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a caustic fleeting thing

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It’s poetic, in a way. Like Ophelia. Like Virginia Woolf.

The rocks are heavy in his pockets, and Jack has never understood poetry, but he’s always liked it. It’s pretty. He’s always loved Shakespeare’s tragedies the best, and isn’t that poetry?

This is a pretty way to go, he thinks. No blood, no vomit, no real mess, no risk of failure. He’ll sink into the dark blue blue blue and he’ll be gone. Maybe he’ll never even be found, and isn’t that a comforting thought? It could be like he never existed—a world without the failure of Jack Zimmermann to be remembered.

It’s a long way down to the water. Jack thought his heart would be racing once he got up here, but it’s not; his pulse is steady. He’s not scared, is the thing. Maybe it’s all the pills in his system, or maybe he’s just ready.

The draft is in a few hours. Jack drove hours and miles and miles away from it, but he knows that if he turned around… he would find his parents sleeping in the hotel room down the hall from his. His mom is probably curled into his dad’s side, the way they’ve slept all Jack’s life. And in the room right across from Jack’s, he’d find Parse.

Jack wonders if Parse is sleeping fitfully or lying awake, nervous and excited for the morning to come. He wonders what Parse will think when they find Jack gone.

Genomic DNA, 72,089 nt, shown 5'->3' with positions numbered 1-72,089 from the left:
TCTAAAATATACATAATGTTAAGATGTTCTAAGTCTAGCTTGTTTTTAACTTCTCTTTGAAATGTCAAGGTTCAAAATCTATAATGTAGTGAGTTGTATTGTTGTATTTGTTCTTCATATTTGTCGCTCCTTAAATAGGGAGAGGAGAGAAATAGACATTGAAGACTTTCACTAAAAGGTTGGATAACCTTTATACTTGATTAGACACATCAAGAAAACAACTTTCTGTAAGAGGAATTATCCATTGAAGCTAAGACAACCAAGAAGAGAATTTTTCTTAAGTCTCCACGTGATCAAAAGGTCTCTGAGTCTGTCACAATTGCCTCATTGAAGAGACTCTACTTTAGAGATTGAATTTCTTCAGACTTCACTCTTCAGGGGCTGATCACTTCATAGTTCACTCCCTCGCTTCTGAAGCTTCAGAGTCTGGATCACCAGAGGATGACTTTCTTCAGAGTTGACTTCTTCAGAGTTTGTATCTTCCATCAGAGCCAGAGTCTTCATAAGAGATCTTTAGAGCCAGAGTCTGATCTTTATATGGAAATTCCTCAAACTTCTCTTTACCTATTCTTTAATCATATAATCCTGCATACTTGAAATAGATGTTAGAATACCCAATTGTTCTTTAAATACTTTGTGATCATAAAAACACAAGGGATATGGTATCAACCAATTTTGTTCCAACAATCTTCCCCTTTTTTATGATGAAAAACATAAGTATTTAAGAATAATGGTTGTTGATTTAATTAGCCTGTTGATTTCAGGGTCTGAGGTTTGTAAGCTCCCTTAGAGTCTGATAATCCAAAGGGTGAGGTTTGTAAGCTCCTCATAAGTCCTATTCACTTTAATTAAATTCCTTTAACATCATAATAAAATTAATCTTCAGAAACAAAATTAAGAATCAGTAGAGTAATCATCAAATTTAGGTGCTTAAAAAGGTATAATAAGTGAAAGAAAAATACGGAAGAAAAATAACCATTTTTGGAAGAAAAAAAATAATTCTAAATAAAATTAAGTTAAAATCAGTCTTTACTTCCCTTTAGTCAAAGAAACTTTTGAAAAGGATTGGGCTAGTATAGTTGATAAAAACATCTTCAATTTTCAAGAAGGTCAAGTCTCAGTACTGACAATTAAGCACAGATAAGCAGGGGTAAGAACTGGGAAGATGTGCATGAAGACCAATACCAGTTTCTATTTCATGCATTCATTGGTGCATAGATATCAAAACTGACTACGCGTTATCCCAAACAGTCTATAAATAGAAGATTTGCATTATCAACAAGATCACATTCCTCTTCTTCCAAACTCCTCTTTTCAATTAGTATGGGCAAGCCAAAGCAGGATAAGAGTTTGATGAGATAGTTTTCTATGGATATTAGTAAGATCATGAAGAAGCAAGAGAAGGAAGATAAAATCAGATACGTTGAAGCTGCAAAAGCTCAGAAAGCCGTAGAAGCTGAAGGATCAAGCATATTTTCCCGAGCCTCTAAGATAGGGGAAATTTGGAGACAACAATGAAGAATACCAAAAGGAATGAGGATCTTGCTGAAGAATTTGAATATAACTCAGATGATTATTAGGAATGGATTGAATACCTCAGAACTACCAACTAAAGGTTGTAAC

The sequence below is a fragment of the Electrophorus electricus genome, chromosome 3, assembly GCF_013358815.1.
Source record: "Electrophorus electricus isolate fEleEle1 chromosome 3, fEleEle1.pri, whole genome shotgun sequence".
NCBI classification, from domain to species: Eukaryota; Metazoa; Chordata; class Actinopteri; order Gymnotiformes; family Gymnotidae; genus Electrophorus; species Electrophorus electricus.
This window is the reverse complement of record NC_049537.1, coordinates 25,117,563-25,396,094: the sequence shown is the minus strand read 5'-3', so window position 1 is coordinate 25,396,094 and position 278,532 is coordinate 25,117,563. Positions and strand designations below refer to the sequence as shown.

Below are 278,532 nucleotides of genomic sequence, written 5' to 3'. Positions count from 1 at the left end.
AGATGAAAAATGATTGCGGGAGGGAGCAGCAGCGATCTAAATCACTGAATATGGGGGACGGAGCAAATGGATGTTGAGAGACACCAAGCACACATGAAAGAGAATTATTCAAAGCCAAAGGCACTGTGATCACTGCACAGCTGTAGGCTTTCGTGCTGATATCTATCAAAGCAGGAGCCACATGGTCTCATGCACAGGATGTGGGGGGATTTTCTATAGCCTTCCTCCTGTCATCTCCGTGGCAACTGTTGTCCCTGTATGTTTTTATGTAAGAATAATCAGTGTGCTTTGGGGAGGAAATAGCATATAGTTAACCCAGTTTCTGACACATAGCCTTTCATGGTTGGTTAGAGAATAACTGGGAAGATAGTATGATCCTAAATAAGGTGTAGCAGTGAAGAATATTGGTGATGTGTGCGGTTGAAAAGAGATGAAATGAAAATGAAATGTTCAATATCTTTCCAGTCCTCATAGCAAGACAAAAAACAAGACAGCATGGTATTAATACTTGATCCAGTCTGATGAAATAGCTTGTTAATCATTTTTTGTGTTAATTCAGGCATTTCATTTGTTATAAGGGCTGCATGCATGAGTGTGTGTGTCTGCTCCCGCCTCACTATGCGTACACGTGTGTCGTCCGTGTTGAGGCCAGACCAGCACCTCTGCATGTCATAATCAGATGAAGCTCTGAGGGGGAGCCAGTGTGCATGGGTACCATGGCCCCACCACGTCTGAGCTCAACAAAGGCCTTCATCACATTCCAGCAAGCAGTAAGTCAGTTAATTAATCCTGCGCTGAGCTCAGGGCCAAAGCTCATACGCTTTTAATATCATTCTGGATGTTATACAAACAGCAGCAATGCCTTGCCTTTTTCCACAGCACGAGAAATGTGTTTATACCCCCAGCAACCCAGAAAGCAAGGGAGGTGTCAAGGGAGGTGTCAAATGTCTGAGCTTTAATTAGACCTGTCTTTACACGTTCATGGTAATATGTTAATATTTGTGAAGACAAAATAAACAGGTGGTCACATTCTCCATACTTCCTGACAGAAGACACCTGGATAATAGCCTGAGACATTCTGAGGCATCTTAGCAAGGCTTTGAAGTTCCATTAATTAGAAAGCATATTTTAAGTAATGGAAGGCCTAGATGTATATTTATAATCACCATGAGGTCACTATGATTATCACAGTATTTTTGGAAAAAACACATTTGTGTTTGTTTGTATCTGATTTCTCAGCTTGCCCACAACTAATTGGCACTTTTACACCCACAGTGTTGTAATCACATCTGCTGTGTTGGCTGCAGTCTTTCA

He wonders what Parse will think when he finds the letter.

Jack wrote two letters, actually. One to his parents and one to Parse. Not—not really to Parse, though. They’re Parse and Zimms on the ice and in public, but behind closed doors, they’re Jack and Kenny. It says Kenny on the envelope.

The letter to his parents says I’m sorry and it’s not your fault and you tried so hard to fix me, but I’m too far gone. There’s more, too. Paragraphs and pages of love and regret and everything he’d never gotten around to saying to their faces. I’m grateful you’ve always been gentle with me to his mother and I’m sorry I could never be as good as you wanted to his father.

The letter to Kenny is only four lines in total. You deserved to go first anyway and I love you and I’m sorry and you’ll be okay without me.

Kenny is gonna be good in the NHL. He’ll survive and thrive and he’ll be able to do it without pills and panic attacks. Jack’s only been holding him back.

Jack opens his eyes; he hadn’t realized he’d closed them. He’s still standing on the edge, toes just a hair from hanging over, and—and he’s ready.

The air is cold and his body feels so heavy.

Like Ophelia, he tells himself as he shuffles closer. Like Virginia Woolf.

Wind is whipping through his hair and he shivers involuntarily. He can hear the waves crashing below him and he aches to join them.

Like poetry. Like inevitability.

Jack takes a deep breath and a step and another step and—and he’s falling.

The fall is over so fast and the water is cold cold cold and—

 

—and—

 

—the weight of his heart and the stones in his pockets drag him down.

 

 

Jack sinks.